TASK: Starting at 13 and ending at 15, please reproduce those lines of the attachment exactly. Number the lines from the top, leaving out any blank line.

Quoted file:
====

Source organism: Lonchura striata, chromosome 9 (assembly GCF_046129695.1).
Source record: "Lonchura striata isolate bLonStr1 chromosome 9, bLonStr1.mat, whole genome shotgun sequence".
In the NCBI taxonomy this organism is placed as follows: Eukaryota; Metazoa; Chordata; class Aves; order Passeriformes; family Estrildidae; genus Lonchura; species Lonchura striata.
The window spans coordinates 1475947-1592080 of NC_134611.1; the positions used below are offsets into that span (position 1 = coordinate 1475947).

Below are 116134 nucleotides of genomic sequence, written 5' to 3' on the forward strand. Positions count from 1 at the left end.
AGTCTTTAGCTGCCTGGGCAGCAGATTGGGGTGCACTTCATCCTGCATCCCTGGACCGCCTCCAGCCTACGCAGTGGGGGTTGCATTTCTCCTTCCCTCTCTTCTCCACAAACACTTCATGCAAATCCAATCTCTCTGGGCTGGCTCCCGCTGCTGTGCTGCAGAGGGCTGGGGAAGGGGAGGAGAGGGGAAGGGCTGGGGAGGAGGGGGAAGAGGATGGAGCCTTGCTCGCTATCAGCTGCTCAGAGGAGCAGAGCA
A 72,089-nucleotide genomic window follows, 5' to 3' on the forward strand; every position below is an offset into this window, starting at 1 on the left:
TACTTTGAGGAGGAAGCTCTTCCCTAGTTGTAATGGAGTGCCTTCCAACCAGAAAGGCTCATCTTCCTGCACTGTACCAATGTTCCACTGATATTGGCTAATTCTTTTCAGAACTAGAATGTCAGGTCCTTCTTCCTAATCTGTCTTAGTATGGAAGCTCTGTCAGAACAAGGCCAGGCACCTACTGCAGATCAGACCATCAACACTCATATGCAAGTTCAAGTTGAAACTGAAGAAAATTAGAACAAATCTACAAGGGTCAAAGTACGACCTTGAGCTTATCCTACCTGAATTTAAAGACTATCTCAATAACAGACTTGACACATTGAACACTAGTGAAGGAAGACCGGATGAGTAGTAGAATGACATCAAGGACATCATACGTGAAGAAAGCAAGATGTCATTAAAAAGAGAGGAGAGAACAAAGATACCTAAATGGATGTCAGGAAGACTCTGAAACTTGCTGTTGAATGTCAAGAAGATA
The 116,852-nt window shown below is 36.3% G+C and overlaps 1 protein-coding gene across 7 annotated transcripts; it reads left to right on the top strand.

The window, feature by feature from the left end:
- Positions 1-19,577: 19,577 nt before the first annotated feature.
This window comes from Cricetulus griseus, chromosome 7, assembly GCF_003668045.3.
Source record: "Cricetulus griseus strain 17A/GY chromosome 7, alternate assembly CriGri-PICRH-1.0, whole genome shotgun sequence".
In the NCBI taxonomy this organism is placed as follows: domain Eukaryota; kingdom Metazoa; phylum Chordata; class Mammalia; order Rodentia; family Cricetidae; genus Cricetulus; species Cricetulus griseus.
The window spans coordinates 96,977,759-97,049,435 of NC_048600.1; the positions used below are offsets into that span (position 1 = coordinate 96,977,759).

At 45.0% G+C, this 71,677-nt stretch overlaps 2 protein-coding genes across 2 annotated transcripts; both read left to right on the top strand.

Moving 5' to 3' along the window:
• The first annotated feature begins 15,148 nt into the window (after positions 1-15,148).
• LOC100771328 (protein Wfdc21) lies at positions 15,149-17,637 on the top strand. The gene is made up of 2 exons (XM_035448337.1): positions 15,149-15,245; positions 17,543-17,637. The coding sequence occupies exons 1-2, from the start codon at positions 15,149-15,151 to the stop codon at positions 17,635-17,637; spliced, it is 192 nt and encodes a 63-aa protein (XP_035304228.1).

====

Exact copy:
Source record: "Cricetulus griseus strain 17A/GY chromosome 7, alternate assembly CriGri-PICRH-1.0, whole genome shotgun sequence".
In the NCBI taxonomy this organism is placed as follows: domain Eukaryota; kingdom Metazoa; phylum Chordata; class Mammalia; order Rodentia; family Cricetidae; genus Cricetulus; species Cricetulus griseus.
The window spans coordinates 96,977,759-97,049,435 of NC_048600.1; the positions used below are offsets into that span (position 1 = coordinate 96,977,759).